COVID-19: People forced to change lifestyles; many turn to backyard gardening

Agricultural officer Kavaia Veiqati (left) hands over seedlings to Kalesi Taqavata and her son Niko Taqavata during the Ministry of Agriculture’s distribution of home gardening packages to farmers at Nauluvatu settlement in Suva. Picture: JOVESA NAISUA/FIJI

With COVID-19 forcing people to change their lifestyles, many were now turning to backyard gardening and subsistence farming to support their livelihoods.

And Minister for Forests Osea Naiqamu said this had increased the demand for fruit trees like breadfruit, ivi (Tahitian chestnut), tarawau (dracontomelon), kavika (Rose apple), dawa, cumquat, avocado, guava, et cetera.

As such, he said the Ministry of Forestry was continuing its effort to empower communities to establish and raise fruit trees as well as livelihood trees that could generate returns in a shorter time.

Those include Sikeci, Tavola, and even coastal trees like Dilo and Dogo.

“The ministry will purchase seedlings from these communities for establishment in areas requiring food security and rehabilitation. We are collaborating with the Ministry of Agriculture on this,” Mr Naiqamu said.

“We are also working with over 150 community nurseries, and plan to establish more.”

The Minister noted the official opening of two nursery distribution centres for Rewa and Tailevu last month, saying he could already see a bright future for the communities involved.

“My ministry, in collaboration with the Ministry of Youth and Sports has employed numerous youths to assist in nursery production and tree-planting in the Western Division.

“Collectively, they helped plant over 100,000 trees in the past four months.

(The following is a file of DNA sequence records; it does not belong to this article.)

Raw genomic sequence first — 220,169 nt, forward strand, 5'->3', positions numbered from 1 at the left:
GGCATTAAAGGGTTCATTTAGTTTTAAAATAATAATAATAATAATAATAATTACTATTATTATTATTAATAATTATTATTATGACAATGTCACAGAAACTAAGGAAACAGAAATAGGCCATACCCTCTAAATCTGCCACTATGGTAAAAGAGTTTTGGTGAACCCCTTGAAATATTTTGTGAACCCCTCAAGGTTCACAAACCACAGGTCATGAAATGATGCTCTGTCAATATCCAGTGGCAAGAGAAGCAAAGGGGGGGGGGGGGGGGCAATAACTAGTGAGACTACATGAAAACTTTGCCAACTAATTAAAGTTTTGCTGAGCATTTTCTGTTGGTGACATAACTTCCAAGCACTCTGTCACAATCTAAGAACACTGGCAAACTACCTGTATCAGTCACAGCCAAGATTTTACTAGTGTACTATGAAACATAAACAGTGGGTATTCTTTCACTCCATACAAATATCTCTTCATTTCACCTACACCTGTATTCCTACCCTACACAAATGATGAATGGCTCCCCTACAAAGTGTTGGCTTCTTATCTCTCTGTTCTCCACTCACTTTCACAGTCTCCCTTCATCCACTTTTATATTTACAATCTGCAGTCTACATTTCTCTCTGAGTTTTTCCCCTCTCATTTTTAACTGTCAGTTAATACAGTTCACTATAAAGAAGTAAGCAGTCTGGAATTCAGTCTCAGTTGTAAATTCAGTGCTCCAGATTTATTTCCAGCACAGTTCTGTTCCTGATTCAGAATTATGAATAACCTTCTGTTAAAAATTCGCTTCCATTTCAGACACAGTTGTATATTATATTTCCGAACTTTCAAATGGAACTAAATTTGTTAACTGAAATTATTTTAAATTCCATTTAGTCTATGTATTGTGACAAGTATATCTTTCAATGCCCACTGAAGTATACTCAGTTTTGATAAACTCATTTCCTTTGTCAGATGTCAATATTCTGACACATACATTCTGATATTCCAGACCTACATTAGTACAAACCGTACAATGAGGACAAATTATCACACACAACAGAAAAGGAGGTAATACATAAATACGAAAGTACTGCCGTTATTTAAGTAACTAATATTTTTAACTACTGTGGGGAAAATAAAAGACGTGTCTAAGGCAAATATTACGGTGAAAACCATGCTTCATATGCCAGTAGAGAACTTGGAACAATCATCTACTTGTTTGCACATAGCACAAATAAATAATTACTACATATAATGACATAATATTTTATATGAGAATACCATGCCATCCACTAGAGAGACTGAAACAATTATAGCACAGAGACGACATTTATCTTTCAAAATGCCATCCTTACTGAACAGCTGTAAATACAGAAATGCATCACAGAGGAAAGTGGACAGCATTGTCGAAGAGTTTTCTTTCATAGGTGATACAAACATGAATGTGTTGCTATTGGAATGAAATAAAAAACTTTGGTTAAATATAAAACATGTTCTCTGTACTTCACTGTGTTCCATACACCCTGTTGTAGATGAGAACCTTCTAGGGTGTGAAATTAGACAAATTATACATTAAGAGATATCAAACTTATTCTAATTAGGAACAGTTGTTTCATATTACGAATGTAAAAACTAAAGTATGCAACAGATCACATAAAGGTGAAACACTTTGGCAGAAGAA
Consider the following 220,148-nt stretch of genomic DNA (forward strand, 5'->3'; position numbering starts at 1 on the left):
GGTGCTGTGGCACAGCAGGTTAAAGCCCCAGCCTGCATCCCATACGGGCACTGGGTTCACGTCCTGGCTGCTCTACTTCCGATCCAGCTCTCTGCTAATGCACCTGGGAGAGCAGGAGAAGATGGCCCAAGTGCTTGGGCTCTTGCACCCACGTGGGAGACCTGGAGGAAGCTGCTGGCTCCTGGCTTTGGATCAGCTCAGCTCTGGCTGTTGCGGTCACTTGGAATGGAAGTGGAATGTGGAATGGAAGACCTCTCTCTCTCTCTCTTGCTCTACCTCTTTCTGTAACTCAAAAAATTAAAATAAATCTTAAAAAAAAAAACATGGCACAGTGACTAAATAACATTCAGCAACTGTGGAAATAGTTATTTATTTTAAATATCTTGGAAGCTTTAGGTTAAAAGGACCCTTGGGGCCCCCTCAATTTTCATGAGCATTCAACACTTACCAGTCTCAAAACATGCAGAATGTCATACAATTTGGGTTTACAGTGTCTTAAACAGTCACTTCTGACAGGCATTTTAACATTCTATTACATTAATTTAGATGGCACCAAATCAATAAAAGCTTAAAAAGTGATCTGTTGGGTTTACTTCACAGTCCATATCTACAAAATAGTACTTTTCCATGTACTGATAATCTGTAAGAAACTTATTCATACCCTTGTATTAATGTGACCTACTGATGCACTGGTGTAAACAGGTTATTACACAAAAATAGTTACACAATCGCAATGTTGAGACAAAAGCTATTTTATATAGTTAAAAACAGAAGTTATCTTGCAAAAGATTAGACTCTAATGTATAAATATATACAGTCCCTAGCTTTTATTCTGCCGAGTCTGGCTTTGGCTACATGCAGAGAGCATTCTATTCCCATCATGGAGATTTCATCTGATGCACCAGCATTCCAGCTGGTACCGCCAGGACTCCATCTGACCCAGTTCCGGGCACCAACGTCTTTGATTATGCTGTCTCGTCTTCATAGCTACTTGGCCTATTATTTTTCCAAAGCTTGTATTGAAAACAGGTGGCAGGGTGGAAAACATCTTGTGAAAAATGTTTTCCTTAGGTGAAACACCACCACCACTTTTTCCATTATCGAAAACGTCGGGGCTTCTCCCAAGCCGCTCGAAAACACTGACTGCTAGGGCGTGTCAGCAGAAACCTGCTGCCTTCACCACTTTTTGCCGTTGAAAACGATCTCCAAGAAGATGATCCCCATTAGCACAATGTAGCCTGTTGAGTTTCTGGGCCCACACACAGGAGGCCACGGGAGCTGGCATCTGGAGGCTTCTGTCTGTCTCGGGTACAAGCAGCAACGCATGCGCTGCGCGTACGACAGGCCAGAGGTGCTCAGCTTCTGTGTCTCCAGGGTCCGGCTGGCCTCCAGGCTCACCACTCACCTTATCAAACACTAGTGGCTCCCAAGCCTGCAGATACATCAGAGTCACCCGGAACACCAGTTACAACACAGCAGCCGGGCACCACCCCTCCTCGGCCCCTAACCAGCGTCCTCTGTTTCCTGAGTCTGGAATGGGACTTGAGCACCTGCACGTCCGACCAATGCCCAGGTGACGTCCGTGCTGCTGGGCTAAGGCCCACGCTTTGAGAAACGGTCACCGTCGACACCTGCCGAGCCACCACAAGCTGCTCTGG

“We are also collaborating with the Ministry of Women to actively engage women’s groups in establishing nurseries. Materials for building nurseries and training in raising seedlings will be provided to women and youths in both rural and urban areas.

“And, in the midst of the pandemic and with the assistance of the United Nations Development Programme (UNDP), Government is coordinating a “cash for work or cash for tree-planting programme’, geared especially towards the workers in the tourism industry who lost their jobs due to COVID-19.”

Mr Naiqamu said this program was being facilitated with Conservation International, a civil society organisation that had proven itself with community engagement in conservation initiatives.

He said the new program was additional to the UNDP-coordinated Global Environment Fund Ridge to Reef Project on Reforestation of Degraded Areas.

He added the ministry was actively engaging resource-owners to plant trees in the specifically identified watershed areas.

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